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“I consider it,” he said. “I dream of all that, but at the same time, I seem to be glued to my desk.”
The 83-year-old measures his words as he says them through his thick baritone voice, one custom made for courtrooms. He’s still very old school. He doesn’t have an email address. Instead, he takes phone calls, speaking slowly and making use of turns of phrase well-rooted in the variances of his generation. Congress, for instance, was often “the” Congress, and his parents had made their living operating a cafe, emphasis on the second syllable.
That was the Locust Cafe, just one of many Harrisburg eateries owned and operated by Greek immigrants. His parents were immigrants who met each other within Harrisburg’s then-nascent Greek community. Gekas, who spoke only Greek before entering grade school, started out as a paperboy in 1936. He went door to door to all the Greek-owned restaurants downtown, from the New Yorker to the William Penn Hotel to the Coney Island Lunch (“a pure hotdog wonder house”) to the Rainbow Restaurant to the St. Moritz Cafe to Pomeroy’s Tearoom — “I can go on and on,” he said.
None of these restaurants showed its Greek heritage on the menus for a long time, Gekas said. Instead, they served the bill of fare that the streets and working eaters demanded: hot dogs, hamburgers, baked beans. After World War II, the number of restaurants multiplied and the options came to include Greek specialties. “I remember those days so well,” he said. The restaurants went from just bread and butter to bread and tzatziki.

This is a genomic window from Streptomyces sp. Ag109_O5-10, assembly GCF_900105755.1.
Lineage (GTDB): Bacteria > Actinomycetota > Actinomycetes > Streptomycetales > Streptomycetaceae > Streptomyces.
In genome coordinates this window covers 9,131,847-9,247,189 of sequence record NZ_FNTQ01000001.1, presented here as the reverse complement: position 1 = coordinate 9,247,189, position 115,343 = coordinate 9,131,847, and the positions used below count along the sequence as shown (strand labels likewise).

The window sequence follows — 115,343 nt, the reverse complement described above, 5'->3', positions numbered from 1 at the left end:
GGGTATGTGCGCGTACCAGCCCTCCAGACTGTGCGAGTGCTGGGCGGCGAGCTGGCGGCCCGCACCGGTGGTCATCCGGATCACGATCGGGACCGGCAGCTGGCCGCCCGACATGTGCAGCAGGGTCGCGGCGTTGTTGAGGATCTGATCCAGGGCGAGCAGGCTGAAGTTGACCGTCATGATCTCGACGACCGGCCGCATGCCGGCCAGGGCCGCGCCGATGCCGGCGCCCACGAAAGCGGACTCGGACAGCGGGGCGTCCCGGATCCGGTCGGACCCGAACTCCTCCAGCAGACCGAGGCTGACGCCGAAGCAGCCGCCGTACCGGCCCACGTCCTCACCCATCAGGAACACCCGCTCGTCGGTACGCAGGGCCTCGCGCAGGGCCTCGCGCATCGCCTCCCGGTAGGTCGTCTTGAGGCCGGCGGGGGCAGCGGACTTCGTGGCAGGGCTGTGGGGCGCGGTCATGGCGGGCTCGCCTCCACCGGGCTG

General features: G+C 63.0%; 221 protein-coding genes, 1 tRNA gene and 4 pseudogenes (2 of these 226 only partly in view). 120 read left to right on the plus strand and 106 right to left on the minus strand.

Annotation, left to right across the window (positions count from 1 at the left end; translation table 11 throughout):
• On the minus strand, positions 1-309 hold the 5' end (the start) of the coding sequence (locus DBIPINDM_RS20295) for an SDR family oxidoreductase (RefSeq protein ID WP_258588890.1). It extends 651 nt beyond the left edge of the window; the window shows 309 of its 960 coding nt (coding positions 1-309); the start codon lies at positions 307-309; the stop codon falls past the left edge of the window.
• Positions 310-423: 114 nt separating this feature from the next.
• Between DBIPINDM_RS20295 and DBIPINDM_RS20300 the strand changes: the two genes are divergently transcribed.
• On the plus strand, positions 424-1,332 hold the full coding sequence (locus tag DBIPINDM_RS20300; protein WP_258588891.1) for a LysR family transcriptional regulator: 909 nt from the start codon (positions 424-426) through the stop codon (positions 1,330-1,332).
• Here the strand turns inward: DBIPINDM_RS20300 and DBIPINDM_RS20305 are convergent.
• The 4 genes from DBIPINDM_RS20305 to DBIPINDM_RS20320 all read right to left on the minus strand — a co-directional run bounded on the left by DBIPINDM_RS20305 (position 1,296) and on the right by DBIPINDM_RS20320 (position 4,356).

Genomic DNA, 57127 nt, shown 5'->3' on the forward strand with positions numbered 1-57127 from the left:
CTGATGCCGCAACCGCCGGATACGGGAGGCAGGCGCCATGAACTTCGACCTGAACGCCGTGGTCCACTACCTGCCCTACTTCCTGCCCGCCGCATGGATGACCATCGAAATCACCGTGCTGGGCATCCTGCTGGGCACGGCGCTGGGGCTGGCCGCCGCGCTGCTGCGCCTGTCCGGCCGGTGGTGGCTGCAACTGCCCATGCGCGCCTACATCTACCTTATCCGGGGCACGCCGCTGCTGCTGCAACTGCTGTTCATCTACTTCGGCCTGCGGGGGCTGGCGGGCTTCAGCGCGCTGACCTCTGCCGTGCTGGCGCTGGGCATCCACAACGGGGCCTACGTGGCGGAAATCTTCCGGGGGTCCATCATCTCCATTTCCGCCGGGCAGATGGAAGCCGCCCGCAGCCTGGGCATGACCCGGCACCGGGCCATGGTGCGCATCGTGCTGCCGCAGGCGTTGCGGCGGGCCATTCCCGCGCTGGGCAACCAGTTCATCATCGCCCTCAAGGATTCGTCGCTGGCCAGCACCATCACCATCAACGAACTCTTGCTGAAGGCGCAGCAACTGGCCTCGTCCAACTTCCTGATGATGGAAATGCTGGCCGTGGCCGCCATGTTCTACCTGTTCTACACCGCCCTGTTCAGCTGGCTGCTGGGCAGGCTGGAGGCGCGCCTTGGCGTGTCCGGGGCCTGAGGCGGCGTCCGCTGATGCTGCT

Today, Harrisburg’s Greek population has become large enough that Gekas’ church has gained the status of a cathedral in the Orthodox hierarchy, he said. What’s more, the local Greek festival sponsored by the Holy Trinity Greek Orthodox Cathedral draws thousands of visitors every year, according to a release for this year’s festival, which is scheduled for May 19.
“I’d have to say that the Greek immigrants, among them of course my beloved parents, became assimilated 20 minutes after they started working in the towns,” Gekas said. “We have a nice history.”
CQ Roll Call’s Life After Congress is designed to answer the question “Where are they now?” If that’s something you’ve asked yourself about a former member or members, drop us a line. We’ll do our best to track them down.